New IMF Paper Challenges Neoliberal Orthodoxy

Naked Capitalism has the post New IMF Paper Challenges Neoliberal Orthodoxy about an IMF paper.

While the IMF’s research team has for many years chipped away at mainstream economic thinking, a short, accessible paper makes an even more frontal challenge. It’s caused such a stir that the Financial Times featured it on its front page. We’ve embedded it at the end of this post and encourage you to read it and circulate it.

The article cheekily flags the infamous case of the Chicago Boys, Milton Friedman’s followers in Pinochet’s Chile, as having been falsely touted as a success. If anything, the authors are too polite in describing what a train wreck resulted. A plutocratic land grab and speculation-fueled bubble led quickly to a depression, forcing Pinochet to implement Keynesian policies, as well as rolling back labor “reforms,” to get the economy back on its feet.

Voters need to become more aware of these ideas before they just accept Hillary Clinton’s economics advisers’ pronouncements over Bernie Sanders advisers’ pronouncements .

For instance, this extract from a section of the paper gives a hint as to the overturn of some cherished economic beliefs.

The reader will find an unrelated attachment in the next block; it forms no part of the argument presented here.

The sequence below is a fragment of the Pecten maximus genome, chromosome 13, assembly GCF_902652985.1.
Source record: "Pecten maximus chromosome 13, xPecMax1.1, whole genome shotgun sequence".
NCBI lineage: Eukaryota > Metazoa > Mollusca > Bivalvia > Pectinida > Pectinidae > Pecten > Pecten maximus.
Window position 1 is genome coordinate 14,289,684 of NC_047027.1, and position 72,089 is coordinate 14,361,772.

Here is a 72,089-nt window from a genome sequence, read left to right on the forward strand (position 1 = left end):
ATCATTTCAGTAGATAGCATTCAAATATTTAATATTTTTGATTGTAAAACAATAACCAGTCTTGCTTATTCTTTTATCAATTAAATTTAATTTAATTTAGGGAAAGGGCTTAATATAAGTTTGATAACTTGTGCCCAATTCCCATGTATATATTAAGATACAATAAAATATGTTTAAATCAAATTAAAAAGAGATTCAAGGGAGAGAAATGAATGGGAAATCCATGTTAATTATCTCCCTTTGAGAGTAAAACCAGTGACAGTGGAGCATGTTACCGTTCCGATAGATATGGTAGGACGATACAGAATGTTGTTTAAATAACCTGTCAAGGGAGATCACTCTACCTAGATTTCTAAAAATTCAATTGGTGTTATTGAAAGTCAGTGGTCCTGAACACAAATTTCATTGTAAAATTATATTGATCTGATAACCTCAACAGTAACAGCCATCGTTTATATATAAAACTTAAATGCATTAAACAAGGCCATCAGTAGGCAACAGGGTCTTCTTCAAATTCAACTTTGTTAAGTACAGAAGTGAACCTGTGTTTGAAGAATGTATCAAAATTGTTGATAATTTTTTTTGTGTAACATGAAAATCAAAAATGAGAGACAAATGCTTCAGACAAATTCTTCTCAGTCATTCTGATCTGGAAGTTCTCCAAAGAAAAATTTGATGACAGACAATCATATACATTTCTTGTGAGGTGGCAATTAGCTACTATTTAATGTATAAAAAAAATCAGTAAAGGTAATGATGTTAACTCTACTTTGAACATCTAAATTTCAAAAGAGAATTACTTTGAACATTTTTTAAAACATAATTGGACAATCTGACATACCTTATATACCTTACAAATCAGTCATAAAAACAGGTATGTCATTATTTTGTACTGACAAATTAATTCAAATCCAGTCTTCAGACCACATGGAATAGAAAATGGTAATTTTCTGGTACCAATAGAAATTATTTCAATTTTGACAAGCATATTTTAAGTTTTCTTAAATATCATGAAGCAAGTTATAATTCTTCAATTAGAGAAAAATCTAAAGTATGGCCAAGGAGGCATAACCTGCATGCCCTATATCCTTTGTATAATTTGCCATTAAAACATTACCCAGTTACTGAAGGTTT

It is surely the case that many countries (such as those in southern Europe) have little choice but to engage in fiscal consolidation, because markets will not allow them to continue borrowing. But the need for consolidation in some countries does not mean all countries—at least in this case, caution about “one size fits all” seems completely warranted.

So when we say that the need for fiscal austerity does not apply to the United States at this point in time, remember that we are not saying that other countries are immune from this need nor are we saying that the United States will always be immune.

Perhaps this next excerpt best encapsulates what I think is the message of heterodox economists of this day.

Faced with a choice between living with the higher debt—allowing the debt ratio to decline organically through growth—or deliberately running budgetary surpluses to reduce the debt, governments with ample fiscal space will do better by living with the debt.

If we can get people to understand that this is all we are saying, and not some other horrible thing that they imagine, then maybe we can make some progress in having a rational discussion.  To have this rational discussion, we cannot dismiss the provisos as unimportant frills – governments with ample fiscal space. If a government does not have ample fiscal space, then it cannot  follow these prescriptions.

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